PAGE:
Oladapo Daniel Oyebanjo was born on 9 June 1980. He’s known by his stage name D’banj, Kokomaster, Bangalee. He was born in Zaria the part of Nigeria to a military officer who commanded an artillery regiment and a devout church dignitary businesswoman who hailed from Shagamu in Ogun State. Due to his father’s profession, he moved several times within Nigeria and later moved to England. Then proceeded to the Lagos State University to study mechanical engineering, but due to the constant strikes and several irregularities in the school, he decided to withdraw. Plans to continue his studies as a mechanical engineer in London were derailed when he arrived in the UK in 2001.
Age: 39 years old
Years Active: 2004-Present
D’banj was expected to follow his father’s military career and was enrolled to the Nigerian Military School at age eleven. However, D’banj resisted the system and disenrolled from the school after three years. While at the Military school he was a member of the elite drum corp of the Nigerian Army. From the Nigerian Military School, he proceeded to another military owned institution Nigerian Navy Secondary School, Ibara, Abeokuta where he was a church worker. There he completed his secondary school education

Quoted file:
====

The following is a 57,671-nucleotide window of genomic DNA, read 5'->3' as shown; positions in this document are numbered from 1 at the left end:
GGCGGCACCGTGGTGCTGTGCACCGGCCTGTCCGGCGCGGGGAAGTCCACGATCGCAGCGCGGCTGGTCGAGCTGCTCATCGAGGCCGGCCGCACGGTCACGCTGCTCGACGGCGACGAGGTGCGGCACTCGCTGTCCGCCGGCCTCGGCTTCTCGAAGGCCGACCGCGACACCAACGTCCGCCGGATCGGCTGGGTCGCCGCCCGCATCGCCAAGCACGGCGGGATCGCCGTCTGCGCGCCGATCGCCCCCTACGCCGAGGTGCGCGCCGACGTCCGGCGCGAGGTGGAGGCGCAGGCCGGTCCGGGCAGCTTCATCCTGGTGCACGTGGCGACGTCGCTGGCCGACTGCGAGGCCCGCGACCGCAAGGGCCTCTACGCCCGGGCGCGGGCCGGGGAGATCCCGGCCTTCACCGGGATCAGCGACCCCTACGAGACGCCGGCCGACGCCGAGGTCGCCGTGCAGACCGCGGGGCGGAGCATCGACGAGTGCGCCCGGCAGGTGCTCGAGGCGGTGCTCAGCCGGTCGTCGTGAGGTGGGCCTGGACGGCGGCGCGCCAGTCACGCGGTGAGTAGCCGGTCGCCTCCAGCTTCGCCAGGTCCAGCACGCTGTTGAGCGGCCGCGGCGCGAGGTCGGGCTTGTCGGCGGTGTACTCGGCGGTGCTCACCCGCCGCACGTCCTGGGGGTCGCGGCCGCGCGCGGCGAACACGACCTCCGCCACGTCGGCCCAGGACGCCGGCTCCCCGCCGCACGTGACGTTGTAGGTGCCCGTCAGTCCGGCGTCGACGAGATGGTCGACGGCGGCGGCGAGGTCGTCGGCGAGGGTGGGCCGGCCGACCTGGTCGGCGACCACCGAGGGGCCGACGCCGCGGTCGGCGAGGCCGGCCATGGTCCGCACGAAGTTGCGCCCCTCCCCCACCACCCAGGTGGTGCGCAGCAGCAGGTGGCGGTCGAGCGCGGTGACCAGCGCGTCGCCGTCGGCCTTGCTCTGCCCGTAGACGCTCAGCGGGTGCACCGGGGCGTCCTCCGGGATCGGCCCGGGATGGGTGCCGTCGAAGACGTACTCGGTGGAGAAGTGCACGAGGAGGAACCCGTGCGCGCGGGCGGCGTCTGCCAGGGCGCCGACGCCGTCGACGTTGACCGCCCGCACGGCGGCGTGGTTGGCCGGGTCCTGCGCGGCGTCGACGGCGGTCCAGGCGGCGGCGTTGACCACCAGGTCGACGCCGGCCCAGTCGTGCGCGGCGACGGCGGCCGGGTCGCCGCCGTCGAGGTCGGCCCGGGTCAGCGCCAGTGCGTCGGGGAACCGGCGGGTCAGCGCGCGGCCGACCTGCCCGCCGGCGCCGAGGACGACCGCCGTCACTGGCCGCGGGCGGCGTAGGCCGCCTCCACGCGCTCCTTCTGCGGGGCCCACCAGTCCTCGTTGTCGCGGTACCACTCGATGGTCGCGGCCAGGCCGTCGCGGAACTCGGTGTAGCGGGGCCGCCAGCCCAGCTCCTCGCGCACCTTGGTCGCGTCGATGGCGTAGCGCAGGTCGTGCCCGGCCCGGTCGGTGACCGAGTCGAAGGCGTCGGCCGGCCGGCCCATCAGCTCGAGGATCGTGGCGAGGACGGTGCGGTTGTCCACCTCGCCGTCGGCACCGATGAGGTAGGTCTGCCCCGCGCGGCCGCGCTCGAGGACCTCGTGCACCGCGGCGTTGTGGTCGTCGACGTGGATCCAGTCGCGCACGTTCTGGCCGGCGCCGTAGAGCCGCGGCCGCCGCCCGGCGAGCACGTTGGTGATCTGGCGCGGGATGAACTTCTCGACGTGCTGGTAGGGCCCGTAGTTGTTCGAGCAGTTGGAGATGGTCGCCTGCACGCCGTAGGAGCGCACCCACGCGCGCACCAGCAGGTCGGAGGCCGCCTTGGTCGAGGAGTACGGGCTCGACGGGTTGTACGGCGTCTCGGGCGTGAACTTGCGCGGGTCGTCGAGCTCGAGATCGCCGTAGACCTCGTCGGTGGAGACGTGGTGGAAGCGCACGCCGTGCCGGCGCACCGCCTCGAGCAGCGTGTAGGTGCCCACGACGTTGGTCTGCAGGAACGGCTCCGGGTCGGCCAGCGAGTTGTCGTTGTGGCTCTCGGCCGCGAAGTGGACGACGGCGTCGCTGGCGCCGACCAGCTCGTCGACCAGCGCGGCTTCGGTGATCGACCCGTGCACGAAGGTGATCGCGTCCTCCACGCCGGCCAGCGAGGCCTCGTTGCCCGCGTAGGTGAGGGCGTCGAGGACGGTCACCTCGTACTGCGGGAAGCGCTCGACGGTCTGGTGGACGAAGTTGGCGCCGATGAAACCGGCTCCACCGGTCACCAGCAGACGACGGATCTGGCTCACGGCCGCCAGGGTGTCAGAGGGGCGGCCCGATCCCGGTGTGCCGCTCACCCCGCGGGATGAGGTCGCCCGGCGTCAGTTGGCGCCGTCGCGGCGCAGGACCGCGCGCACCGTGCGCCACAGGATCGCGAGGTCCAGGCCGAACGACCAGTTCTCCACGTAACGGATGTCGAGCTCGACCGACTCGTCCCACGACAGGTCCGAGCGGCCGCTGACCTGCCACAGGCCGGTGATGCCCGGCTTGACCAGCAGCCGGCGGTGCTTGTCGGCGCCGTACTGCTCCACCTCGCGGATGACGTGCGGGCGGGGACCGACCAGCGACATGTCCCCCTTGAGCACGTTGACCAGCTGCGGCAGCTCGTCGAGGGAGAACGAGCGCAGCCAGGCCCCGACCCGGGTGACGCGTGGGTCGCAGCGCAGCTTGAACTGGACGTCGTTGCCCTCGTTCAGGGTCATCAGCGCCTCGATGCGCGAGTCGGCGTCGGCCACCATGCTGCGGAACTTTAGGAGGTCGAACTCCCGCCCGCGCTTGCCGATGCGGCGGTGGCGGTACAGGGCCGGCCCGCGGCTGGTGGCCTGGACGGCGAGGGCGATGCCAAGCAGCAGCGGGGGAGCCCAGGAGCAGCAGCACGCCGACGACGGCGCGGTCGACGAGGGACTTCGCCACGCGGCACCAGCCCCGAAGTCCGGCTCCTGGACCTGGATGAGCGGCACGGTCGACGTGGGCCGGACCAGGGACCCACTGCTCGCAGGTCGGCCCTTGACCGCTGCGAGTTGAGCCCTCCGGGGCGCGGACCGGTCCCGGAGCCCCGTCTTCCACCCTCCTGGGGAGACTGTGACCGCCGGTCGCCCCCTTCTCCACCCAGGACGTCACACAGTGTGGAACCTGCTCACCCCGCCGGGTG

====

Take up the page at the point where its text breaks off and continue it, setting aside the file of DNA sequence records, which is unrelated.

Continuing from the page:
He was introduced to the harmonica by his late older brother, Femi Oyebanjo, who died in a plane crash at age seventeen. With his love for music being greater than his parents’ military aspirations, he struggled for his parents’ approval; this can be best heard through an album track, All Da Way from his debut album. Following the death of his 17-year-old brother, D’banj arranged all his possessions on his bed after they were brought home and just picked up his harmonica. I’d play it to remember him.” Later, at university, he realized what his new skills with the instrument could bring him. “I’d go to the female hostel after lectures, and even if there was no electricity I could play there.” He remembers learning Celine Dion’s “My Heart Will Go On” after Titanic came out – “and that got me a lot of girls!”
Then he met Don Jazzy who was trying to make it as a songwriter and producer. He started hanging around the studio, making ends meet while working as a security guard. “It was ok because I did nights,” he says, “so I could listen to music on my headphones.” Don Jazzy told him he thought he was a star in the making, and sensing that the music scene in Nigeria was “blossoming”, the pair returned to Lagos in 2004. That same year came the single “Tongolo”; the video was paid for by D’Banj’s mother. It became an instant hit and gained wide acclaim across the country. His first endorsement was with an energy drink called Power Fist.